The data on Brazil’s petfood market have been impressive for several years now. It’s the fastest growing pet market globally and is now the second largest petfood market (behind the US), according to Euromonitor. Petfood sales reached US$5.8 billion in 2012, a figure even Euromonitor hadn’t projected Brazil to hit until 2015. Now the research firm says Brazil owns 8% of the global pet market and will add more than US$2 billion in total pet care sales by 2017.
But it’s one thing to read statistics; it’s quite another to experience this dynamism and growth in person, as I was very fortunate to do last week. Abinpet, the Brazilian pet products association, generously invited several members of the international pet community to São Paulo to learn first-hand about the country’s pet market. (Other participants included Miguel Mendes de Leon of Pets International magazine and Daniel Barrantes and Anthony Arias of Imgevet, a Costa Rican pet product importer.)
Oh, and while we were there, a World Cup broke out! We were also very fortunate to attend the opening match of the World Cup, between the host country and Croatia, thus seeing first-hand the love of football and pride of country of thousands of Brazilians. Yes, there were protests; as one of our hosts told me, many people in Brazil believed the former president had duped them (intentionally or not) into believing that hosting the World Cup would bestow an economic boost to the country as well as its citizens. With the opposite seeming to occur – billions spent on stadiums and support with no direct financial gain – people are understandably upset.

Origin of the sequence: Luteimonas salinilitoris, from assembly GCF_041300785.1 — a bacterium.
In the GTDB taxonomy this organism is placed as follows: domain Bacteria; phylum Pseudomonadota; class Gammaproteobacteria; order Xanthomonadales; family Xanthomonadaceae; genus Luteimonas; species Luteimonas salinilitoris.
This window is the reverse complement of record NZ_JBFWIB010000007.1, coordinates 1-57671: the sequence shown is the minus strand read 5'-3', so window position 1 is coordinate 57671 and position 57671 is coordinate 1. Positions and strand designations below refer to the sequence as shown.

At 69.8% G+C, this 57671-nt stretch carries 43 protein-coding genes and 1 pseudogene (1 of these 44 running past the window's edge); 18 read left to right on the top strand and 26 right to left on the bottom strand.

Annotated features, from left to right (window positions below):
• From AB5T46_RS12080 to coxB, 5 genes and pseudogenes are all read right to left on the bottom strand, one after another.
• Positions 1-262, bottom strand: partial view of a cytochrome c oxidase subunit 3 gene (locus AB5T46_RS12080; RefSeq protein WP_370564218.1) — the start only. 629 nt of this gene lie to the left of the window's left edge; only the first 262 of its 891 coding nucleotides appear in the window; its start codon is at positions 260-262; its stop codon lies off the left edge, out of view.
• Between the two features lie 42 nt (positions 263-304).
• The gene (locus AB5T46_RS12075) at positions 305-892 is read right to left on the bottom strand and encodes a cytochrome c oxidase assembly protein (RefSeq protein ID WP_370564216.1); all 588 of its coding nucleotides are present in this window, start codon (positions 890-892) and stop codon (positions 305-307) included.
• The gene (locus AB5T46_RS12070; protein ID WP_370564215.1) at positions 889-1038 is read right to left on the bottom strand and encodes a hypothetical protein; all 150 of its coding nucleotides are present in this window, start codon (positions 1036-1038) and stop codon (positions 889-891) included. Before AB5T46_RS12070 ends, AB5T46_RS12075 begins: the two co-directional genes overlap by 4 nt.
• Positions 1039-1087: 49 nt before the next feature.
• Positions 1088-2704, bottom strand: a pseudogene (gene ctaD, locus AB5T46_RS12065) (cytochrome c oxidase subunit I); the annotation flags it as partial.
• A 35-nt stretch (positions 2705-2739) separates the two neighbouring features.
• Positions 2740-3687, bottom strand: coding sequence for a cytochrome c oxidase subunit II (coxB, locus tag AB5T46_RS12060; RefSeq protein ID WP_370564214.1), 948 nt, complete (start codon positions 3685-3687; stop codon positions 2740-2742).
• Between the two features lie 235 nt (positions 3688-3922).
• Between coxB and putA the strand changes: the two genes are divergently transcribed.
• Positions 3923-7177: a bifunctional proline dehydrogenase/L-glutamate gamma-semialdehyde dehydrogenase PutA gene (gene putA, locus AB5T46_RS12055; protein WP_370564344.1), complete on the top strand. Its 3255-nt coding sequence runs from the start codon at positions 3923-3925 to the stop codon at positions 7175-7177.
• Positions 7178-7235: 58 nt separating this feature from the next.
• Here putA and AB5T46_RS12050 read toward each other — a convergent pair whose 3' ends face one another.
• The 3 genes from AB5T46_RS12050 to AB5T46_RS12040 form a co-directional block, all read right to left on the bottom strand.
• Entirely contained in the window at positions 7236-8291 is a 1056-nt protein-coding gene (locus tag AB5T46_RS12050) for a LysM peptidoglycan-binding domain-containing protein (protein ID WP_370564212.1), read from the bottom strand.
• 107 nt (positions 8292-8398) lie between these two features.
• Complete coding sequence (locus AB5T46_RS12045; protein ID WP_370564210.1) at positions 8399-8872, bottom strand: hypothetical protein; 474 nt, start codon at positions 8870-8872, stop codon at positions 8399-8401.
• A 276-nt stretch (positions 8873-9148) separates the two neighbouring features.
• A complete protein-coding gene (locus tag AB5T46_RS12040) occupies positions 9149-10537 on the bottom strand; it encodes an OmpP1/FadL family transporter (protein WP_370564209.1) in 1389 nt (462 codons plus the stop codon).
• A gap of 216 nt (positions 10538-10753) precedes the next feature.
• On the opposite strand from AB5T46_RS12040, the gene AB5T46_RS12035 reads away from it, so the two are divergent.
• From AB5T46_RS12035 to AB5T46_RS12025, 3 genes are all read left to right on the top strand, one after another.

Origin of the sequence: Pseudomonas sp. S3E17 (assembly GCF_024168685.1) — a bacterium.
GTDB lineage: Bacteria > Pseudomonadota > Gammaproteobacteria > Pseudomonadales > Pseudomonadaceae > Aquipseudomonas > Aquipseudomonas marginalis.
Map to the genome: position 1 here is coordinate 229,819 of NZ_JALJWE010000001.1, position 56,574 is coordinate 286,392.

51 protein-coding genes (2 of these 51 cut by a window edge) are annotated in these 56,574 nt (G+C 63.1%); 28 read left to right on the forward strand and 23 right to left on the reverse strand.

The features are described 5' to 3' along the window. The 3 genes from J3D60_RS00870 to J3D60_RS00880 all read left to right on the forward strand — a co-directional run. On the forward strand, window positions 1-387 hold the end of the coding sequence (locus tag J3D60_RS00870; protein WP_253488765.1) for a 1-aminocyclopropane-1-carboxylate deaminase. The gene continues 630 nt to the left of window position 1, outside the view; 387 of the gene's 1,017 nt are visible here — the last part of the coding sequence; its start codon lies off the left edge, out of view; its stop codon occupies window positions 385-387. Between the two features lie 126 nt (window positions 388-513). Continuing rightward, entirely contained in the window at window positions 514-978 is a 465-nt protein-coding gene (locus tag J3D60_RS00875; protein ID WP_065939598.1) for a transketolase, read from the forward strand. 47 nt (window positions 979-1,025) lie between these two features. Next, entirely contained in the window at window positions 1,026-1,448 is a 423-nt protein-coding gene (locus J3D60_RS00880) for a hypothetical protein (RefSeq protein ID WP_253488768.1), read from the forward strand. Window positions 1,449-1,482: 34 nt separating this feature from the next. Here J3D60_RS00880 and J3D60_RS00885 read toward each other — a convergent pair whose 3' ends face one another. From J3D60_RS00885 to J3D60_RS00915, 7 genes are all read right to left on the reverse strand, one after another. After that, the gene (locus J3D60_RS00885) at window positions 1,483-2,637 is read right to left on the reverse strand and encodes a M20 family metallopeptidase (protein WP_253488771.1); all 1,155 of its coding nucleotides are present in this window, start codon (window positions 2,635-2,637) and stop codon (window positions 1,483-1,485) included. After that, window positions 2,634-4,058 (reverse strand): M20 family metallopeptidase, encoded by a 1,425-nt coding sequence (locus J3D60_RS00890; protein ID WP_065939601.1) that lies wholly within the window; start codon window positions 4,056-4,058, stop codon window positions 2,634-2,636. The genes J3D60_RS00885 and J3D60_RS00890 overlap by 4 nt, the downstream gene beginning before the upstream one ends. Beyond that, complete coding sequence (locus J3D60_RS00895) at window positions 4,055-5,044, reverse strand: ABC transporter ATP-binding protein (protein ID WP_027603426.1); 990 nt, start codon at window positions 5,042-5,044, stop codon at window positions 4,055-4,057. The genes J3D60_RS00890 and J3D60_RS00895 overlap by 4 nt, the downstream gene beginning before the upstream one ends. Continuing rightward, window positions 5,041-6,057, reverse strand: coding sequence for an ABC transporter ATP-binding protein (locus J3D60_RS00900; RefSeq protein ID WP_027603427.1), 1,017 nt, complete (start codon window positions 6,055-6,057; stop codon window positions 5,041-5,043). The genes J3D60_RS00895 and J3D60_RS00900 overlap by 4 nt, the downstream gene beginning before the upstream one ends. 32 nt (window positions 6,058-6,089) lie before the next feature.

Yet, we also witnessed many examples (and not just with fans at the opening match, but also people, businesses and residents throughout São Paulo) of sporting the national team’s colors and the country’s flag. Despite the protests and negative reactions – and the inevitable media hyper-focus on them – the prevailing attitude, at least in that city, seemed to be that, as long as the World Cup was there, they should take advantage of having the world’s attention and showcase their country and its many wonders.
That was certainly the approach of Abinpet, along with the government agency it partners with, Apex Brasil, which serves to develop, promote and grow Brazilian industries. For example, Martina Campos of Abinpet told me that since her organization started its Pet Brasil partnership with Apex in 2005, the Brazilian petfood market has grown more than 20%.
In conjunction with the World Cup, Apex organized and staged a program called Brasil Beyond Football to highlight the country’s economic strength and sectors, as well as help educate the world about them. Abinpet and many of the other 80+ industry organizations that partner with Apex participated in the program and organized their own sector-specific programs around it.
Abinpet’s program included presentations plus visits to six pet retail establishments throughout São Paulo (chauffeured by Francisco, aka Tarzan, who was very skilled at navigating the city’s notorious traffic). Thus, we learned interesting petfood-related facts such as:
- Brazil produces nearly 200 million tons of grains annually, which aids the production of high-quality petfoods at a good price.
- The overall pet market is 31% of GDP, sixth after textiles, machinery, beauty/personal care, telecom and electronics.
- Petfood comprises 53% of that pet market, and more people are buying petfood online, especially dog food, which has become like a commodity.